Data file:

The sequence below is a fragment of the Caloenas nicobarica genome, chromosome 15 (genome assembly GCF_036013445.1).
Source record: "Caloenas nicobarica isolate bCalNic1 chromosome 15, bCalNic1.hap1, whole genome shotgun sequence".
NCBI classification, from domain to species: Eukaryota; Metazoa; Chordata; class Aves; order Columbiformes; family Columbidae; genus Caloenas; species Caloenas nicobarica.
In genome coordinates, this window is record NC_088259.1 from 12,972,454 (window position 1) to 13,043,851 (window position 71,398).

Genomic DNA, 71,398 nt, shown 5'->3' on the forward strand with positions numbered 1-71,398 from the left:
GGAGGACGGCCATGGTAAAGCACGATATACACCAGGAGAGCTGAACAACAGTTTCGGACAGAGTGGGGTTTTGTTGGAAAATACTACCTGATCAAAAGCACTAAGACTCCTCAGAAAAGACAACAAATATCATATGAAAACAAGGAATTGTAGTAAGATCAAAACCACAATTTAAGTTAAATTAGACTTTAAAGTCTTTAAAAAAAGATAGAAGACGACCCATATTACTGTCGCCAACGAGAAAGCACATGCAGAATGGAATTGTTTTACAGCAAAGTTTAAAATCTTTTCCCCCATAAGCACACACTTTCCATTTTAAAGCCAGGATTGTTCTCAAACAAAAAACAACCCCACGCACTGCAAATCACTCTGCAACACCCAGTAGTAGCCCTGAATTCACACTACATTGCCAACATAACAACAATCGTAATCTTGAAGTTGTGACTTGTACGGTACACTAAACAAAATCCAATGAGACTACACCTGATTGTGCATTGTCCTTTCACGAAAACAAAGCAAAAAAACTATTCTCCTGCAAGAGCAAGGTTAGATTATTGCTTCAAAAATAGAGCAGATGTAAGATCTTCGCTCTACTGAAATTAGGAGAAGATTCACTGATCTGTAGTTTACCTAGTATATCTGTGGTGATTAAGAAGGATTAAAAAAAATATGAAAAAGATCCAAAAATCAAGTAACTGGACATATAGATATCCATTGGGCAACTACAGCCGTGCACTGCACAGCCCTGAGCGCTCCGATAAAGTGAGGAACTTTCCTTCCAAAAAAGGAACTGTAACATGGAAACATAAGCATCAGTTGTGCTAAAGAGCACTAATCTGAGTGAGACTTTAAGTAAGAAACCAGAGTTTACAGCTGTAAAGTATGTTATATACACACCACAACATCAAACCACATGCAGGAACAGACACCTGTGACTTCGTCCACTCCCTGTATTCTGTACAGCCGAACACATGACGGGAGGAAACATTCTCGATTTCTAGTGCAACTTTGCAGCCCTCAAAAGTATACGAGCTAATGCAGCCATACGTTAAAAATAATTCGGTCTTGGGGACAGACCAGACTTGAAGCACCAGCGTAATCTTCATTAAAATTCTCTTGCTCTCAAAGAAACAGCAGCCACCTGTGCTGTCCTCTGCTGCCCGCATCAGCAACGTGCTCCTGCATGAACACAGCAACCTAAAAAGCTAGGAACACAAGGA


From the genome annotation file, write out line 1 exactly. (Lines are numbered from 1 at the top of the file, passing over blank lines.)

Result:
The sequence below is a fragment of the Caloenas nicobarica genome, chromosome 15 (genome assembly GCF_036013445.1).